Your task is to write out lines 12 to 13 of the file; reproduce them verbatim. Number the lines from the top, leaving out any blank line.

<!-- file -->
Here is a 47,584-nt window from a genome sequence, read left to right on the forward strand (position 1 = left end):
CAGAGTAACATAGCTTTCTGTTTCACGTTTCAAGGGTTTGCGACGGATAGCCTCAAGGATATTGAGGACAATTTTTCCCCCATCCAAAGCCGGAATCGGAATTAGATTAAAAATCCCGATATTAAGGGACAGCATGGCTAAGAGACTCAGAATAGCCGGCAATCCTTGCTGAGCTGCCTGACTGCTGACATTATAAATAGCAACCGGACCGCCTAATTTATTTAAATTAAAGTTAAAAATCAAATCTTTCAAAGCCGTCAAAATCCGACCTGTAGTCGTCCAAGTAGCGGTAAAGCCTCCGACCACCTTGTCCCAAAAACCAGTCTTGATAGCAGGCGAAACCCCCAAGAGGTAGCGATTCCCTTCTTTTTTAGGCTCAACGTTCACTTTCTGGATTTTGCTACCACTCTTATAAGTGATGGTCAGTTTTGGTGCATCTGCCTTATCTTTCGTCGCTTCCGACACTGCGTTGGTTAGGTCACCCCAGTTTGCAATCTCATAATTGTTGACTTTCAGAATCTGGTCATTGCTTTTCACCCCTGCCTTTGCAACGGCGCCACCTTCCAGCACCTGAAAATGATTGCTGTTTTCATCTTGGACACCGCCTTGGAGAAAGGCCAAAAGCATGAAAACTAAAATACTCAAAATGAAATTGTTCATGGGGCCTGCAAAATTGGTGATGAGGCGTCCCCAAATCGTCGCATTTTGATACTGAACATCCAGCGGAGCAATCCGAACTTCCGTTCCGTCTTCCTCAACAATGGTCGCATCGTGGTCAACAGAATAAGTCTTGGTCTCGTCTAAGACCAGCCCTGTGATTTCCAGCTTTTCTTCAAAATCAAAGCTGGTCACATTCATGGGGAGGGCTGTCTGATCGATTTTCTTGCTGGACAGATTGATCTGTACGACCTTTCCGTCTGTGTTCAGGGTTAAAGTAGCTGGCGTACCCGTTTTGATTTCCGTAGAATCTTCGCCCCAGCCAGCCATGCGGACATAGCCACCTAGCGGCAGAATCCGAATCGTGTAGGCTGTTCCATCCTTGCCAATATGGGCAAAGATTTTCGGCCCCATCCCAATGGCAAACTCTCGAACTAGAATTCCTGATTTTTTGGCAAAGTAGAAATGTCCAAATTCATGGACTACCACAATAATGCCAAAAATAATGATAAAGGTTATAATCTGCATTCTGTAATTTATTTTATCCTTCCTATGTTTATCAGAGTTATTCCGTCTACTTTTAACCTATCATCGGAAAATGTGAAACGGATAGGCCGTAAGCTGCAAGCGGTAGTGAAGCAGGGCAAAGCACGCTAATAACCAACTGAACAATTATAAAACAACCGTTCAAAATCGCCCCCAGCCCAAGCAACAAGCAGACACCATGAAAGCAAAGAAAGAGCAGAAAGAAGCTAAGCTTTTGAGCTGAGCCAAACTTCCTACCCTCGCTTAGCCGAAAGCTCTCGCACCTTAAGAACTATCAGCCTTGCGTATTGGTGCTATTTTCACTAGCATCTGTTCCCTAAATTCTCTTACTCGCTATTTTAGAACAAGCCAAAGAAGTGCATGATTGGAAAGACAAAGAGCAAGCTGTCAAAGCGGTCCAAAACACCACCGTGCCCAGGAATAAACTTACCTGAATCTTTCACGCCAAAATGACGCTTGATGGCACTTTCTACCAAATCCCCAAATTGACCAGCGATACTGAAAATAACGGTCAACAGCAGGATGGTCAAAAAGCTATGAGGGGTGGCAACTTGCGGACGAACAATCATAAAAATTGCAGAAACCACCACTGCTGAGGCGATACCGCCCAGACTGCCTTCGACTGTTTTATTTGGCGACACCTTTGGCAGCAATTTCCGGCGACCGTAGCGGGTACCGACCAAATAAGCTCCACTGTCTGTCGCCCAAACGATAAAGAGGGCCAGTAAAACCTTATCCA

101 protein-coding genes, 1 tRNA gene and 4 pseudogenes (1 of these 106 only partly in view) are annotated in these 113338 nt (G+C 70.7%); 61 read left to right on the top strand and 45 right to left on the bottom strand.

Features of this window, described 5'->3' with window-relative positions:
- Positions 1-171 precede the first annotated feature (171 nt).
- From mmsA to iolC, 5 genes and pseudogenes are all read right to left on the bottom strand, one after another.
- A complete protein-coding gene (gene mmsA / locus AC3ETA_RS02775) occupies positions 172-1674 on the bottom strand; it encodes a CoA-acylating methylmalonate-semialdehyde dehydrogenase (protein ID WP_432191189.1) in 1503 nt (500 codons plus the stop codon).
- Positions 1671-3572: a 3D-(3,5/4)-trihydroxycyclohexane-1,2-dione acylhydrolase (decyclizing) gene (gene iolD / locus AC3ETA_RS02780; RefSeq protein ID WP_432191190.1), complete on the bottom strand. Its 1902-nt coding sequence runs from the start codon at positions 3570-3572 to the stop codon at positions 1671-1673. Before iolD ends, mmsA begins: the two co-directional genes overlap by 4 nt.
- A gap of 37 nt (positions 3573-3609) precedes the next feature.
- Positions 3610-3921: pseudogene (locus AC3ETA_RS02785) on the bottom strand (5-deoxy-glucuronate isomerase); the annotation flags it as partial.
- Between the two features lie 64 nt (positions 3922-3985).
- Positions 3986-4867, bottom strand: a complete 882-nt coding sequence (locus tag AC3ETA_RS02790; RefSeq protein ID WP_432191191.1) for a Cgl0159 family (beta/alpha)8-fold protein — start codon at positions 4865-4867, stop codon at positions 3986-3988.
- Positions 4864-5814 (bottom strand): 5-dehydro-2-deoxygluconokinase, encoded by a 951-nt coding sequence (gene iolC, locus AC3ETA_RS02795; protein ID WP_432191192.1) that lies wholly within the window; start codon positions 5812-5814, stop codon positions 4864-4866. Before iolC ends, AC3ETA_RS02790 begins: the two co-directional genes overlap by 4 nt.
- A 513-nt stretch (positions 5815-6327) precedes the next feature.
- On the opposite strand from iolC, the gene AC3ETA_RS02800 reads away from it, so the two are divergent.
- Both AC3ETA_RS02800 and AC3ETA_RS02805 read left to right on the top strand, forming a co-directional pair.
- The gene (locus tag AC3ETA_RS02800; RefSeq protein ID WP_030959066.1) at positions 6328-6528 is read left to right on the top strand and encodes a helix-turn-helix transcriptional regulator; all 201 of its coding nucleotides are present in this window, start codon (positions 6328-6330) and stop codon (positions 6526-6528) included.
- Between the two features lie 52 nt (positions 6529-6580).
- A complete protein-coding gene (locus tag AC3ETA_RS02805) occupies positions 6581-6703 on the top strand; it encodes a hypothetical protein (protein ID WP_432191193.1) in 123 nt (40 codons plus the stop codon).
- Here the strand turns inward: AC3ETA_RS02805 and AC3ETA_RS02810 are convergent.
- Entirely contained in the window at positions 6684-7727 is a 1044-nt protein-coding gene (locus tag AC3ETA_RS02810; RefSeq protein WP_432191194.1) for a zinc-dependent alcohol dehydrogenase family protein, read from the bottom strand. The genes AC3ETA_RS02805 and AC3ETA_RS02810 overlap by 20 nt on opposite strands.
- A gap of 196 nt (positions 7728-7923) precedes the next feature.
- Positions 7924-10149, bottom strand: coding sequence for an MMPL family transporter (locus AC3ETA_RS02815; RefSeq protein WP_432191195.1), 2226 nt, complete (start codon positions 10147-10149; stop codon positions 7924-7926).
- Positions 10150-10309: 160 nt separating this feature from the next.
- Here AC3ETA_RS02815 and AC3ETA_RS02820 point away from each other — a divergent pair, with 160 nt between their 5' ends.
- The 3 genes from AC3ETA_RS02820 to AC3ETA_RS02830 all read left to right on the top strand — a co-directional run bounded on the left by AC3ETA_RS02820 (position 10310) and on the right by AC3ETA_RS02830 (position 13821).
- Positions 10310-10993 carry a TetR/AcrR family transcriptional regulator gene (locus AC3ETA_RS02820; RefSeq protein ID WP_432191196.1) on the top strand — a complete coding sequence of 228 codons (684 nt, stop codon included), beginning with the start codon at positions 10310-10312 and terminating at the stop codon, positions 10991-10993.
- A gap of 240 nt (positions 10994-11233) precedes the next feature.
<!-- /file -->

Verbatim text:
- Positions 3986-4867, bottom strand: a complete 882-nt coding sequence (locus tag AC3ETA_RS02790; RefSeq protein ID WP_432191191.1) for a Cgl0159 family (beta/alpha)8-fold protein — start codon at positions 4865-4867, stop codon at positions 3986-3988.
- Positions 4864-5814 (bottom strand): 5-dehydro-2-deoxygluconokinase, encoded by a 951-nt coding sequence (gene iolC, locus AC3ETA_RS02795; protein ID WP_432191192.1) that lies wholly within the window; start codon positions 5812-5814, stop codon positions 4864-4866. Before iolC ends, AC3ETA_RS02790 begins: the two co-directional genes overlap by 4 nt.